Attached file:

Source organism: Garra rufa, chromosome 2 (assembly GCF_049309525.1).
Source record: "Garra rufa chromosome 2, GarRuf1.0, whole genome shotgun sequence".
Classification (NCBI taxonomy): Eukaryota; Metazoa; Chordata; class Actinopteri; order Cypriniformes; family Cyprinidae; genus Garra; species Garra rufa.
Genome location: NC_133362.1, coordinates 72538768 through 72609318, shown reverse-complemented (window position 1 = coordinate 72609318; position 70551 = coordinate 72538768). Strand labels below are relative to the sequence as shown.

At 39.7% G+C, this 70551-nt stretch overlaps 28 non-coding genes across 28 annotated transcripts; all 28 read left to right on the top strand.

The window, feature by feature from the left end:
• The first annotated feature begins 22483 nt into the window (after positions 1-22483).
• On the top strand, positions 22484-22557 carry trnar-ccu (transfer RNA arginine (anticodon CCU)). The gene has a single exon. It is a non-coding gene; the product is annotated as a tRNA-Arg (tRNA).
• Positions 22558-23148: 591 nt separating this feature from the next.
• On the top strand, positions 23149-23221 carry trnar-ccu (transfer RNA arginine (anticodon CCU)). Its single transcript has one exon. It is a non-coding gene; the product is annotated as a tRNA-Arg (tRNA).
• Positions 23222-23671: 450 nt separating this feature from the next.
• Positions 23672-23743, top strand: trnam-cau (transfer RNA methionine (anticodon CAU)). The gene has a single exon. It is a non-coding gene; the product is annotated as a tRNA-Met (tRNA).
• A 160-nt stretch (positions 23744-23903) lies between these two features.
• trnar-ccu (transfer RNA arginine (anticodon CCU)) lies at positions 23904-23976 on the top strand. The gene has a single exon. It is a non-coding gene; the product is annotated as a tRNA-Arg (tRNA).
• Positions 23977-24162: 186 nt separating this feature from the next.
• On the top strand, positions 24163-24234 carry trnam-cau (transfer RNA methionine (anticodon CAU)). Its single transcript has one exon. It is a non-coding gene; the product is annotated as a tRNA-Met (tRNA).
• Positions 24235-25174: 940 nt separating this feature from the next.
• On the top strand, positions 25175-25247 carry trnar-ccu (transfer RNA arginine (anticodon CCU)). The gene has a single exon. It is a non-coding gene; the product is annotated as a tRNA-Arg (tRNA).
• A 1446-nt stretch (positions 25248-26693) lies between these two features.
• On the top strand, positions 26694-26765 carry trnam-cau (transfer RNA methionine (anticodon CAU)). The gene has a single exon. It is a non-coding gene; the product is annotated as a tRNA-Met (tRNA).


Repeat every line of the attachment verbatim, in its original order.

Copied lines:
Source organism: Garra rufa, chromosome 2 (assembly GCF_049309525.1).
Source record: "Garra rufa chromosome 2, GarRuf1.0, whole genome shotgun sequence".
Classification (NCBI taxonomy): Eukaryota; Metazoa; Chordata; class Actinopteri; order Cypriniformes; family Cyprinidae; genus Garra; species Garra rufa.
Genome location: NC_133362.1, coordinates 72538768 through 72609318, shown reverse-complemented (window position 1 = coordinate 72609318; position 70551 = coordinate 72538768). Strand labels below are relative to the sequence as shown.

At 39.7% G+C, this 70551-nt stretch overlaps 28 non-coding genes across 28 annotated transcripts; all 28 read left to right on the top strand.

The window, feature by feature from the left end:
• The first annotated feature begins 22483 nt into the window (after positions 1-22483).
• On the top strand, positions 22484-22557 carry trnar-ccu (transfer RNA arginine (anticodon CCU)). The gene has a single exon. It is a non-coding gene; the product is annotated as a tRNA-Arg (tRNA).
• Positions 22558-23148: 591 nt separating this feature from the next.
• On the top strand, positions 23149-23221 carry trnar-ccu (transfer RNA arginine (anticodon CCU)). Its single transcript has one exon. It is a non-coding gene; the product is annotated as a tRNA-Arg (tRNA).
• Positions 23222-23671: 450 nt separating this feature from the next.
• Positions 23672-23743, top strand: trnam-cau (transfer RNA methionine (anticodon CAU)). The gene has a single exon. It is a non-coding gene; the product is annotated as a tRNA-Met (tRNA).
• A 160-nt stretch (positions 23744-23903) lies between these two features.
• trnar-ccu (transfer RNA arginine (anticodon CCU)) lies at positions 23904-23976 on the top strand. The gene has a single exon. It is a non-coding gene; the product is annotated as a tRNA-Arg (tRNA).
• Positions 23977-24162: 186 nt separating this feature from the next.
• On the top strand, positions 24163-24234 carry trnam-cau (transfer RNA methionine (anticodon CAU)). Its single transcript has one exon. It is a non-coding gene; the product is annotated as a tRNA-Met (tRNA).
• Positions 24235-25174: 940 nt separating this feature from the next.
• On the top strand, positions 25175-25247 carry trnar-ccu (transfer RNA arginine (anticodon CCU)). The gene has a single exon. It is a non-coding gene; the product is annotated as a tRNA-Arg (tRNA).
• A 1446-nt stretch (positions 25248-26693) lies between these two features.
• On the top strand, positions 26694-26765 carry trnam-cau (transfer RNA methionine (anticodon CAU)). The gene has a single exon. It is a non-coding gene; the product is annotated as a tRNA-Met (tRNA).